• C-section incision: The incision will still be healing and you won’t be cleared to drive until around the six-week mark so you’ll need to be delegating tasks to family and friends where possible. Using a peri bottle on the wound will keep it clean, while a belly band will help support loose tummy muscles.

One to three months

  • Exercise: You will be cleared to exercise during this time period so you can start engaging in light activities like walking. Hit the pavement with your baby in a pram and reap the benefits of walking, which include preventing blood clots, helping with constipation and aiding the overall healing process.

  • Breastfeeding: As your baby grows, you’ll experience periods of cluster feeding where it feels like they are constantly feeding for 24 to 48 hours straight. This is normal around this time and helps to increase your breast milk production to keep up with your growing bub. While you’ve probably established a feeding routine by now, you may still experience fits of hot and lumpy-feeling breasts, which could be the beginnings of mastitis. Try popping heat packs on the breasts or use a lactation massager to unblock ducts and keep milk flowing.

Three to six months

Well done on getting to this milestone! Your baby will be engaging with you and the world by this point — laughing, smiling and making noises.

You should also be feeling more like yourself. Your perineum pain should have subsided, and your C-section incision might feel numb or itchy but is largely healed. Your period may have already returned but if you’re breastfeeding, you might still be period-free.

Postpartum hair loss is most likely making itself known and you’re probably dealing with the growth of baby hairs around the front of your face. You can help encourage this growth and general hair health with a postnatal supplement that includes ingredients like biotin, zinc, vitamin D and vitamin K1.

You’re also probably feeling pretty exhausted right now. You might still be working out a sleep schedule for your baby and you’re pretty far from feeling well rested. Postnatal depletion is common during this time and means that you’re sapped emotionally, physically and mentally.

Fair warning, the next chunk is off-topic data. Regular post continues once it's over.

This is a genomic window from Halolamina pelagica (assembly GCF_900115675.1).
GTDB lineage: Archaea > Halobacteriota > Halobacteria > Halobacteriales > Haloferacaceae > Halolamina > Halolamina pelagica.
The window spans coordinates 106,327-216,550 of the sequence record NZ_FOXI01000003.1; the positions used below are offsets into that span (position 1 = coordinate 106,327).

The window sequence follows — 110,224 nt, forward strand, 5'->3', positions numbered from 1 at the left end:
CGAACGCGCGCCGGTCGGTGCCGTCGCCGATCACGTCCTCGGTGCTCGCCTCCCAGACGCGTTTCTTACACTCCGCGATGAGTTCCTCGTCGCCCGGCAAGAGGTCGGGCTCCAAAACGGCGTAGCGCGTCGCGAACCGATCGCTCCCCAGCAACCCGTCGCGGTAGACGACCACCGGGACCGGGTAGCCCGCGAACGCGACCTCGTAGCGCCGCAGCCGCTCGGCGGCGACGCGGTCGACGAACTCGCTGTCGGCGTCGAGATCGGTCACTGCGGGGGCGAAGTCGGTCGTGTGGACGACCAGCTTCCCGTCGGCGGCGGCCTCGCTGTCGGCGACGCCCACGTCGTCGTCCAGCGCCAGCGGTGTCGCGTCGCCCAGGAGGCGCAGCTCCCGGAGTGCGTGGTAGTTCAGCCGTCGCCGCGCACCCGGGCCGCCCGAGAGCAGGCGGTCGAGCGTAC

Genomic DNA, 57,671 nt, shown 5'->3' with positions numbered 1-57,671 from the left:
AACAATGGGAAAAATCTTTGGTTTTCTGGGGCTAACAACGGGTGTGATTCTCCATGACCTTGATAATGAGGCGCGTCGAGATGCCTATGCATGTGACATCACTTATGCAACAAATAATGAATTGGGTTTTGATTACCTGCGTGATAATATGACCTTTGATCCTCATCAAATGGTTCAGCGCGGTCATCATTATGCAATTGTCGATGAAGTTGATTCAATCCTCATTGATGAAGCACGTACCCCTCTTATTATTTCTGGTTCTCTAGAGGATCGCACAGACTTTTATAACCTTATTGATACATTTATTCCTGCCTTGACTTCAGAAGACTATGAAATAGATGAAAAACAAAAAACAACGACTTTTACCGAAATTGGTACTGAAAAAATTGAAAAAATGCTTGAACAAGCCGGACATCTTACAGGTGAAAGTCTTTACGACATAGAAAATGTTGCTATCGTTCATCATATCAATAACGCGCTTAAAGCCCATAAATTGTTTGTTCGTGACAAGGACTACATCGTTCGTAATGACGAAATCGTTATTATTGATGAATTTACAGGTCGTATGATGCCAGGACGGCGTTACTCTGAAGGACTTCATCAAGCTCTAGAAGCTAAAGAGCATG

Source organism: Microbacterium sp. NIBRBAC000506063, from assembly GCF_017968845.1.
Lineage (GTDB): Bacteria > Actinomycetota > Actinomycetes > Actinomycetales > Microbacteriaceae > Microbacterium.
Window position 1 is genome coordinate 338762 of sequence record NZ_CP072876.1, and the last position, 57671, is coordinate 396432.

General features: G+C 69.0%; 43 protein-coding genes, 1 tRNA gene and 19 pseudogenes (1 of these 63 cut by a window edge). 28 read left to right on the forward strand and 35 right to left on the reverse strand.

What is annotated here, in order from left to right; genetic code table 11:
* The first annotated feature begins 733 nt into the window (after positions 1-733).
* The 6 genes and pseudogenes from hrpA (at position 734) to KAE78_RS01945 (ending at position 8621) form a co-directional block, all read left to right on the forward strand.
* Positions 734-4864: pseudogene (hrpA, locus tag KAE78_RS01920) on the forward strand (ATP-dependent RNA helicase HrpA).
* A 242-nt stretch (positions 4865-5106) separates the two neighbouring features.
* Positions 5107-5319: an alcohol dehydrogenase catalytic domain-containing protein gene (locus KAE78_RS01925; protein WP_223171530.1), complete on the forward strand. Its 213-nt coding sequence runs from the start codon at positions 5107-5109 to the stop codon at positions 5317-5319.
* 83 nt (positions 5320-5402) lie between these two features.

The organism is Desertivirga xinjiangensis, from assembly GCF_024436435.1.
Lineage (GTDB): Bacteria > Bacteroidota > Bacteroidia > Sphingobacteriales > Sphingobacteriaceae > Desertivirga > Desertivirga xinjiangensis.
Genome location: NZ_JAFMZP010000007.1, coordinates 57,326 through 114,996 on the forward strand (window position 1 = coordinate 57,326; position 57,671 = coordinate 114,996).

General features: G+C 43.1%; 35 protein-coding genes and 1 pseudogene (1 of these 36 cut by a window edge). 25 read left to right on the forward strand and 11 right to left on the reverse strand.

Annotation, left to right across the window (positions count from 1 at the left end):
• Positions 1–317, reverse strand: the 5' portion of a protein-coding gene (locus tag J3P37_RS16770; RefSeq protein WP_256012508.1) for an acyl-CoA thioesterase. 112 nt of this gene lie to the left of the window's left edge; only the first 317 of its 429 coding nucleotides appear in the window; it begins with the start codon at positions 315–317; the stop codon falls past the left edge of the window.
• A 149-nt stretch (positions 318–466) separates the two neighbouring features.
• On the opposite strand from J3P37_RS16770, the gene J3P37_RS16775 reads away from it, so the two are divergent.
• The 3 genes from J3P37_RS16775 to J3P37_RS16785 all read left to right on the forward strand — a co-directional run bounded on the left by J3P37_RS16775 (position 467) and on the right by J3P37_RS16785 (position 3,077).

Making sure you’re getting the right nutrients can help with postnatal depletion and taking a high-quality postnatal vitamin filled with key nutrients like vitamin A, vitamin D, iron, zinc, choline and selenium to support your energy levels, boost your immune system and stabilise your mood.

Six months to one year

You did it! You cared for a small human for a whole year.

In the six to 12-month period, your breast milk will be well and truly established or, if you’ve stopped breastfeeding, your milk will have dried up. Your postpartum hair loss should have stabilised and you might be getting more sleep at night with a sleep schedule and less night feeds.

Postpartum depression can occur at any time within the first year of having a baby, so be sure to monitor how you’re feeling and reach out for support if you need it.

The bulk of your postpartum recovery journey is now over but remember that growing, carrying and birthing a human is a huge feat — one that can take months to years to recover from. Postpartum recovery isn’t a linear process, and it won’t be the same for everyone. Take care of yourself and give yourself as much time as you need to heal.

Kin Fertility is here to help you navigate your first few months with your baby with everyday essentials designed for the fourth trimester. Head to Kin for all your postpartum care needs.

Article supplied by Kin Fertility.